Al-Sudani said he was seeking the coalition’s exit because Iraq could now defend itself from terrorism and should exert full sovereignty over its territory — thereby avoiding giving anyone an excuse to draw Iraq into regional conflict.

“Ending its presence will prevent more tensions and the entanglement of internal and regional security issues,” he said.

He added that Iraq was open to establishing bilateral relations and engaging in security cooperation with coalition nations, including the US. 

“The US is not an enemy to us and we are not at war with it, but if these tensions continue it will definitely impact and create a gap in this relationship.”


Israel supreme court rules religious seminary students must be drafted to military

Israel supreme court rules religious seminary students must be drafted to military
Updated 16 sec ago
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Israel supreme court rules religious seminary students must be drafted to military

Israel supreme court rules religious seminary students must be drafted to military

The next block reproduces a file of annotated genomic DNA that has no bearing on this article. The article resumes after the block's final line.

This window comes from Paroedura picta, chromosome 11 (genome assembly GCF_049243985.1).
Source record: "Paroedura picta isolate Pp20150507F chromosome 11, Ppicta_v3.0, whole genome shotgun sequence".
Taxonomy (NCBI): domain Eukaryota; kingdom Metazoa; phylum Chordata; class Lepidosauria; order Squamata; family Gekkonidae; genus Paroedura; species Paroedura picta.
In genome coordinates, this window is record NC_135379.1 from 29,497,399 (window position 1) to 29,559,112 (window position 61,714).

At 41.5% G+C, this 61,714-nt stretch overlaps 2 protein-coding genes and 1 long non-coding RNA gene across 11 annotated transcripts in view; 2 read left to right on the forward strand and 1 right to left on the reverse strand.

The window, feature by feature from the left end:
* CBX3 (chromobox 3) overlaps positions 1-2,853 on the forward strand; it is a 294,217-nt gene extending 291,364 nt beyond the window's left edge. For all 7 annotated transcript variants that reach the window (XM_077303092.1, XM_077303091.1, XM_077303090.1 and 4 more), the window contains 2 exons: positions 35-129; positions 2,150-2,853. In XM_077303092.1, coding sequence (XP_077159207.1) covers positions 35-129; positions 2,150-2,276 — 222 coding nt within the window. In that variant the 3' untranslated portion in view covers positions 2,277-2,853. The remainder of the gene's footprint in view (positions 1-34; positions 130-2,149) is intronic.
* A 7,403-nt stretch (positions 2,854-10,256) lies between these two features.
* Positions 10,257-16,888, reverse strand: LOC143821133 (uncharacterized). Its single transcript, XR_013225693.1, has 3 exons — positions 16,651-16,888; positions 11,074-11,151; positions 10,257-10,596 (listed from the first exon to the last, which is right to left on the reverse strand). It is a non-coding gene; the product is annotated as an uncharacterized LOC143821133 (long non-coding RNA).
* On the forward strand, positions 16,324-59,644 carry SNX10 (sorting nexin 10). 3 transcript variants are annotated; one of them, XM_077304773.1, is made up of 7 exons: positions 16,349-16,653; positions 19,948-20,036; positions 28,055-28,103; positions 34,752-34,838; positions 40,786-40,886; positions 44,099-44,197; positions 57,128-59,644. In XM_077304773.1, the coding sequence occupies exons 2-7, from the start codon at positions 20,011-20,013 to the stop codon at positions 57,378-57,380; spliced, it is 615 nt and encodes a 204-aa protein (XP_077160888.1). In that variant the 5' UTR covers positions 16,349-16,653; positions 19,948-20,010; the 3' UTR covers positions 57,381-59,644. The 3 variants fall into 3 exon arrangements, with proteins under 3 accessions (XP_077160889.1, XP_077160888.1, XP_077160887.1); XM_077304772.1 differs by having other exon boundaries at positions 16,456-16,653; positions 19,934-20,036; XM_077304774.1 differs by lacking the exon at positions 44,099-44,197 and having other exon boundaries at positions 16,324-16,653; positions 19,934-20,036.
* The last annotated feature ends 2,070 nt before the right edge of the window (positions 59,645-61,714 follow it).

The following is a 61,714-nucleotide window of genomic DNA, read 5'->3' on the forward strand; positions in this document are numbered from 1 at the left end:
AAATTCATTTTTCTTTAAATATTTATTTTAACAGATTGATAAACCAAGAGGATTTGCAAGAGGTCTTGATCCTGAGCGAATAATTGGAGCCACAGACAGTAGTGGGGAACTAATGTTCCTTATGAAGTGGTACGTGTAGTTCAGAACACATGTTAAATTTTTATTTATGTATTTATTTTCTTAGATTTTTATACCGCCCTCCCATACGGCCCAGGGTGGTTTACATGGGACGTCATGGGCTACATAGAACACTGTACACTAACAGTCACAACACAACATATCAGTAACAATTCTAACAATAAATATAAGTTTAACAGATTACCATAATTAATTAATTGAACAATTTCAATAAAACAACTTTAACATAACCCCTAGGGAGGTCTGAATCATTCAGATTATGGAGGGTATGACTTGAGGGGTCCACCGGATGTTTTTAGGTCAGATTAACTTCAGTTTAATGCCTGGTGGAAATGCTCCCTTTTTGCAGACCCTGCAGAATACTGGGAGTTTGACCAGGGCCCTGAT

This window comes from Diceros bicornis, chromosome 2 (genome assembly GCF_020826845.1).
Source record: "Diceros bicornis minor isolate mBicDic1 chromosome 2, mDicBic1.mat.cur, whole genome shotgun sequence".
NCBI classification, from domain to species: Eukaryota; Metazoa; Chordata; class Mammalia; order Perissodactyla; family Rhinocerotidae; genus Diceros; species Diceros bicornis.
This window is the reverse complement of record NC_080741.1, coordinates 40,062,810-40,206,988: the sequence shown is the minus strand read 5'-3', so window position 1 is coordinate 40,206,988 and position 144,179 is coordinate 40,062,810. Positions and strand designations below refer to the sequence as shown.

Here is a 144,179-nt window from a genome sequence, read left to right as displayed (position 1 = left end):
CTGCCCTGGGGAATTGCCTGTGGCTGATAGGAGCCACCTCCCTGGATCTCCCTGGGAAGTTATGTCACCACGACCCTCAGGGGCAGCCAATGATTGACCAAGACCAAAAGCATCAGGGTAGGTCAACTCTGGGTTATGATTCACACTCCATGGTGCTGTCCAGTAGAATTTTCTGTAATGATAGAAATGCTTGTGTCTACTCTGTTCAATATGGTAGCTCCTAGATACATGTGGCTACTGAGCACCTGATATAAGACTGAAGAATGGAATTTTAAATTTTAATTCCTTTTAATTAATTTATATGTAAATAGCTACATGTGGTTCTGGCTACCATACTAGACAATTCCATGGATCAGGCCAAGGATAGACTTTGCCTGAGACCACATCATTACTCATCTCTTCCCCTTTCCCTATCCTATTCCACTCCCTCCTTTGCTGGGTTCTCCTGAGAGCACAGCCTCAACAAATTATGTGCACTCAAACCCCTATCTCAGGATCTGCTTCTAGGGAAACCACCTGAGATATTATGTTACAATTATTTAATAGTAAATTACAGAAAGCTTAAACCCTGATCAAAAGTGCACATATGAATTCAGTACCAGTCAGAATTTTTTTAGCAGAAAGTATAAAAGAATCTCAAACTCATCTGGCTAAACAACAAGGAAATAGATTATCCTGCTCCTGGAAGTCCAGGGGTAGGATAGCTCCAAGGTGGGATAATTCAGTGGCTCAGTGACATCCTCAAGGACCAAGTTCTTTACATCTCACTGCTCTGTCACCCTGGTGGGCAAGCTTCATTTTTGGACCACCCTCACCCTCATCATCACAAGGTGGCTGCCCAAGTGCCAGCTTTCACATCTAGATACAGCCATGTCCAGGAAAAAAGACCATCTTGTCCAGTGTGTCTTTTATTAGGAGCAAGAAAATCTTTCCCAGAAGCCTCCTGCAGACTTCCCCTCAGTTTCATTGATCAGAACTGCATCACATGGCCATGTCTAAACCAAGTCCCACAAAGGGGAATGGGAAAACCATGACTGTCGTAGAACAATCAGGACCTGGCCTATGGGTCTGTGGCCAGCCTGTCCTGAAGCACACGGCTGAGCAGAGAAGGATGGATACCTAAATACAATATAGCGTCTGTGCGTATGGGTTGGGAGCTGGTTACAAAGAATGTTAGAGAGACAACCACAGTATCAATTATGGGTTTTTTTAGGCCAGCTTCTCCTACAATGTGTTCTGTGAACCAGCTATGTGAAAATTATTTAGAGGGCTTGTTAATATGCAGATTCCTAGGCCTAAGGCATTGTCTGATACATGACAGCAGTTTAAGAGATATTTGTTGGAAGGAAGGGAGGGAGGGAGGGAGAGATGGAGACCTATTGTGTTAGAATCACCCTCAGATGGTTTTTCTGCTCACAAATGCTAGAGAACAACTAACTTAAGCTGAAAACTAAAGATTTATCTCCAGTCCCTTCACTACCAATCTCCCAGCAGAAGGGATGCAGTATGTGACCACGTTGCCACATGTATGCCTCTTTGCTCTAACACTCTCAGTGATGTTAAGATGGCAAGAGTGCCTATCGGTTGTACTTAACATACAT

Israel’s Supreme Court rules military must draft ultra-Orthodox, a ruling that could split Netanyahu’s coalition.


Israeli airstrikes kill at least 24 in Gaza City, say Gaza officials

Israeli airstrikes kill at least 24 in Gaza City, say Gaza officials
Updated 2 min 33 sec ago
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Israeli airstrikes kill at least 24 in Gaza City, say Gaza officials

Israeli airstrikes kill at least 24 in Gaza City, say Gaza officials
  • Israeli airstrikes hit two schools, a house in Gaza City
  • Tanks plow deeper into Rafah in southern Gaza
CAIRO: Israeli forces killed at least 24 Palestinians in three separate airstrikes on Gaza City early on Tuesday, health officials said, while tanks deepened their incursion into the town of Rafah in the south of the enclave.